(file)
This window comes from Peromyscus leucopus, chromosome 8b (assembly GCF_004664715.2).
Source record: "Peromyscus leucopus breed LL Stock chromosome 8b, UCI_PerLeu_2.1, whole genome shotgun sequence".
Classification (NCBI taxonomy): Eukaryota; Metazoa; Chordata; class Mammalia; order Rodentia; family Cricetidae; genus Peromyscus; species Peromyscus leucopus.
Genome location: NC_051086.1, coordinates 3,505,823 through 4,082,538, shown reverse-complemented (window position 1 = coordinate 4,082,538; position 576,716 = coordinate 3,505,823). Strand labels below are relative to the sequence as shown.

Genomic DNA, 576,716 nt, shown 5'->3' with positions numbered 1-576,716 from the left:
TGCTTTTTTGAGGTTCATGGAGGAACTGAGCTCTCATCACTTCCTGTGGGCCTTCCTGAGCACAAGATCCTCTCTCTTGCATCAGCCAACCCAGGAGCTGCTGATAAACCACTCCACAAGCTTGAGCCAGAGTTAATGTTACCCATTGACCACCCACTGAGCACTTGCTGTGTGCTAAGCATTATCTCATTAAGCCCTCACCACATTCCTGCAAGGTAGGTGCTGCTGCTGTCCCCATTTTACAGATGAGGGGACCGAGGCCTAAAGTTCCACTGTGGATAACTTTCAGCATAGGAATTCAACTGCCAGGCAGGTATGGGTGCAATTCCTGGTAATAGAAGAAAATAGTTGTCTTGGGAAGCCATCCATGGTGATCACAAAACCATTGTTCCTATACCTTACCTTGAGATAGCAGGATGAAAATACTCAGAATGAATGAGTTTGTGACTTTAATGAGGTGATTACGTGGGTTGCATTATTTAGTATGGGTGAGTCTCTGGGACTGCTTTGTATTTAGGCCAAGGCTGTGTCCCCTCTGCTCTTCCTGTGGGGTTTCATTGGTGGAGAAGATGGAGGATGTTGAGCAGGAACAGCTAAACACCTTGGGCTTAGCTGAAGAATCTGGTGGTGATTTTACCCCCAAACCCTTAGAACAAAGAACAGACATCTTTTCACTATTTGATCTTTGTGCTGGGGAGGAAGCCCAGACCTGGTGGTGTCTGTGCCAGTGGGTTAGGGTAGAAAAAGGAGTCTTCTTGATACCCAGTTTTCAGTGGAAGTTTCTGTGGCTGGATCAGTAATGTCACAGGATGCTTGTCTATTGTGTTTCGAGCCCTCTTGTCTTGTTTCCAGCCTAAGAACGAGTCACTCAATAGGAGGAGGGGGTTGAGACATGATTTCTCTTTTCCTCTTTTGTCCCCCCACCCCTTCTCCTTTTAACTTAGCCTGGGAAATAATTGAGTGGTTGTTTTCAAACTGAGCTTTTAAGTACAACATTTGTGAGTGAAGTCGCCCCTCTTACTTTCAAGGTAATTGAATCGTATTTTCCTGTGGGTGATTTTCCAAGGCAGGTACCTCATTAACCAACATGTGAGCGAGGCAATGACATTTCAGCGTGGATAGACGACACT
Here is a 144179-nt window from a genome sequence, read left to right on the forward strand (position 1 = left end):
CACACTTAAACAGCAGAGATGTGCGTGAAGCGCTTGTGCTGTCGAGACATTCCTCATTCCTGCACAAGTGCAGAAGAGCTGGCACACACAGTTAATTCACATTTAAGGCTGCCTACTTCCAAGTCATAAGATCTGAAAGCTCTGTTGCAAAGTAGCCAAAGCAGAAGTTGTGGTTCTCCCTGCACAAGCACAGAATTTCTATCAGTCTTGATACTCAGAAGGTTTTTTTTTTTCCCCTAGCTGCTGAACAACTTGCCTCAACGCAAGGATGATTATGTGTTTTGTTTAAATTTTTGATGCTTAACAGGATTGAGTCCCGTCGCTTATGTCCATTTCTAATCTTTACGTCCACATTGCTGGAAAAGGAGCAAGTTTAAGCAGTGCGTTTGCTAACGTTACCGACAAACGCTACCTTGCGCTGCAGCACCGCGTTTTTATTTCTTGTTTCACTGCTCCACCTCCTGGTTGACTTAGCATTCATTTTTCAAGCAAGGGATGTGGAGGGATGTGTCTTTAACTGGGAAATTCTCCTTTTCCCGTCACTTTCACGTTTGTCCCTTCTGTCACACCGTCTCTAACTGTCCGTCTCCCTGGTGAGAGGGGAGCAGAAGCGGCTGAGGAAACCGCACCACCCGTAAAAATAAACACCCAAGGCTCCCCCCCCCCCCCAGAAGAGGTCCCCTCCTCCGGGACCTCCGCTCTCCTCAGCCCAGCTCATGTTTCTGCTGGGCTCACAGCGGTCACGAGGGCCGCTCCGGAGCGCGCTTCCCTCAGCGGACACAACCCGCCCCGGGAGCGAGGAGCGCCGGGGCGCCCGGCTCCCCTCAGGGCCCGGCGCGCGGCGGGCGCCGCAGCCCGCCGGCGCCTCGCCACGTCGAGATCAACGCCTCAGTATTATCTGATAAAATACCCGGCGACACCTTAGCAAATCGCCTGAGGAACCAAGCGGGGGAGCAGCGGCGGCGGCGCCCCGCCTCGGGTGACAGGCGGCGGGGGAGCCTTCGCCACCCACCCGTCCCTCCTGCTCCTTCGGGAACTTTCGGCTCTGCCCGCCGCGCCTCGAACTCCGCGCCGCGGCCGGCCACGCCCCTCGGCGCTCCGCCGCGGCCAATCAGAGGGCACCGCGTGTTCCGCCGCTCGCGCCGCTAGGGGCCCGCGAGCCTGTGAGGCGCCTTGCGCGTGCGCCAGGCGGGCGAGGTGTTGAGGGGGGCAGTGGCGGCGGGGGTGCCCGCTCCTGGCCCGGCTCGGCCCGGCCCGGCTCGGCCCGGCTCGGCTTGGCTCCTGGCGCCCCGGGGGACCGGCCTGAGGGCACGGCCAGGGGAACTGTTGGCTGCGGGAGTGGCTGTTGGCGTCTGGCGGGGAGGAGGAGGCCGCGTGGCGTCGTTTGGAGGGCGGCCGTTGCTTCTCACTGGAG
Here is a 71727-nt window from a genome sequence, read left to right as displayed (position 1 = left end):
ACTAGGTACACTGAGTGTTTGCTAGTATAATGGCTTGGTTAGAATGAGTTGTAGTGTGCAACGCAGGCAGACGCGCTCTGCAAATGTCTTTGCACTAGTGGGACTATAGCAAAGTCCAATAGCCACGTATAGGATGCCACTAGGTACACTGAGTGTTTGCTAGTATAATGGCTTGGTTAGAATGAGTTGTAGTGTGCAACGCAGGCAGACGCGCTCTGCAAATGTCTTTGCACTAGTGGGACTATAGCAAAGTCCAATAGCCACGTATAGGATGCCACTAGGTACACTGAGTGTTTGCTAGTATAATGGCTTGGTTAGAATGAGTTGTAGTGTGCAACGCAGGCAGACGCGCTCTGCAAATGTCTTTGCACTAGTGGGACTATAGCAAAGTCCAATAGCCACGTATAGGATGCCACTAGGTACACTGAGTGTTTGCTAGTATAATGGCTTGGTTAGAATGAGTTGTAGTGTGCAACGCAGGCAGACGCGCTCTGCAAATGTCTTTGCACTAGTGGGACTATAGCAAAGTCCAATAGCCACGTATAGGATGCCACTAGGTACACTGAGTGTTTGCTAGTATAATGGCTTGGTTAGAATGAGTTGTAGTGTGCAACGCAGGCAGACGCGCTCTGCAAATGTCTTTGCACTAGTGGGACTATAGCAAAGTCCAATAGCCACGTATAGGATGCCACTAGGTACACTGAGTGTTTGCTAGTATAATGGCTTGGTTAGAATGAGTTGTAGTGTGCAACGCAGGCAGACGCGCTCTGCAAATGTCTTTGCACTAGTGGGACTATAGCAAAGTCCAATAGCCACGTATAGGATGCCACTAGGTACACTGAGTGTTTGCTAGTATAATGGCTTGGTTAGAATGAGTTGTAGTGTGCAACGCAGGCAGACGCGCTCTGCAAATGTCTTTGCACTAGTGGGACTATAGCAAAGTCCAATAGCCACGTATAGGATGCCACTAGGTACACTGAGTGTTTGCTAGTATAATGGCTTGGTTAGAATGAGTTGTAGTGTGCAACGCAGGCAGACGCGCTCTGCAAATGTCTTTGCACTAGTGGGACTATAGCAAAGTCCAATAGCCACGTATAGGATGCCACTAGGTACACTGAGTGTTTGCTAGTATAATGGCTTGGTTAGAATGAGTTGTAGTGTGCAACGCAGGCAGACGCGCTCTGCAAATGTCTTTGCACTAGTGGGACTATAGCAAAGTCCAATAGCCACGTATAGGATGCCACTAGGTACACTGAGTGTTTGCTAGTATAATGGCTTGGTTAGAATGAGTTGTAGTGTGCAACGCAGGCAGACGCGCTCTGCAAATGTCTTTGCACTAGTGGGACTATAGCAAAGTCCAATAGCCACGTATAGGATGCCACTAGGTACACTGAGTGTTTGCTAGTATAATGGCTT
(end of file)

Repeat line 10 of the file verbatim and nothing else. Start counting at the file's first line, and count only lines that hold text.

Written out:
ACTAGGTACACTGAGTGTTTGCTAGTATAATGGCTTGGTTAGAATGAGTTGTAGTGTGCAACGCAGGCAGACGCGCTCTGCAAATGTCTTTGCACTAGTGGGACTATAGCAAAGTCCAATAGCCACGTATAGGATGCCACTAGGTACACTGAGTGTTTGCTAGTATAATGGCTTGGTTAGAATGAGTTGTAGTGTGCAACGCAGGCAGACGCGCTCTGCAAATGTCTTTGCACTAGTGGGACTATAGCAAAGTCCAATAGCCACGTATAGGATGCCACTAGGTACACTGAGTGTTTGCTAGTATAATGGCTTGGTTAGAATGAGTTGTAGTGTGCAACGCAGGCAGACGCGCTCTGCAAATGTCTTTGCACTAGTGGGACTATAGCAAAGTCCAATAGCCACGTATAGGATGCCACTAGGTACACTGAGTGTTTGCTAGTATAATGGCTTGGTTAGAATGAGTTGTAGTGTGCAACGCAGGCAGACGCGCTCTGCAAATGTCTTTGCACTAGTGGGACTATAGCAAAGTCCAATAGCCACGTATAGGATGCCACTAGGTACACTGAGTGTTTGCTAGTATAATGGCTTGGTTAGAATGAGTTGTAGTGTGCAACGCAGGCAGACGCGCTCTGCAAATGTCTTTGCACTAGTGGGACTATAGCAAAGTCCAATAGCCACGTATAGGATGCCACTAGGTACACTGAGTGTTTGCTAGTATAATGGCTTGGTTAGAATGAGTTGTAGTGTGCAACGCAGGCAGACGCGCTCTGCAAATGTCTTTGCACTAGTGGGACTATAGCAAAGTCCAATAGCCACGTATAGGATGCCACTAGGTACACTGAGTGTTTGCTAGTATAATGGCTTGGTTAGAATGAGTTGTAGTGTGCAACGCAGGCAGACGCGCTCTGCAAATGTCTTTGCACTAGTGGGACTATAGCAAAGTCCAATAGCCACGTATAGGATGCCACTAGGTACACTGAGTGTTTGCTAGTATAATGGCTTGGTTAGAATGAGTTGTAGTGTGCAACGCAGGCAGACGCGCTCTGCAAATGTCTTTGCACTAGTGGGACTATAGCAAAGTCCAATAGCCACGTATAGGATGCCACTAGGTACACTGAGTGTTTGCTAGTATAATGGCTTGGTTAGAATGAGTTGTAGTGTGCAACGCAGGCAGACGCGCTCTGCAAATGTCTTTGCACTAGTGGGACTATAGCAAAGTCCAATAGCCACGTATAGGATGCCACTAGGTACACTGAGTGTTTGCTAGTATAATGGCTTGGTTAGAATGAGTTGTAGTGTGCAACGCAGGCAGACGCGCTCTGCAAATGTCTTTGCACTAGTGGGACTATAGCAAAGTCCAATAGCCACGTATAGGATGCCACTAGGTACACTGAGTGTTTGCTAGTATAATGGCTT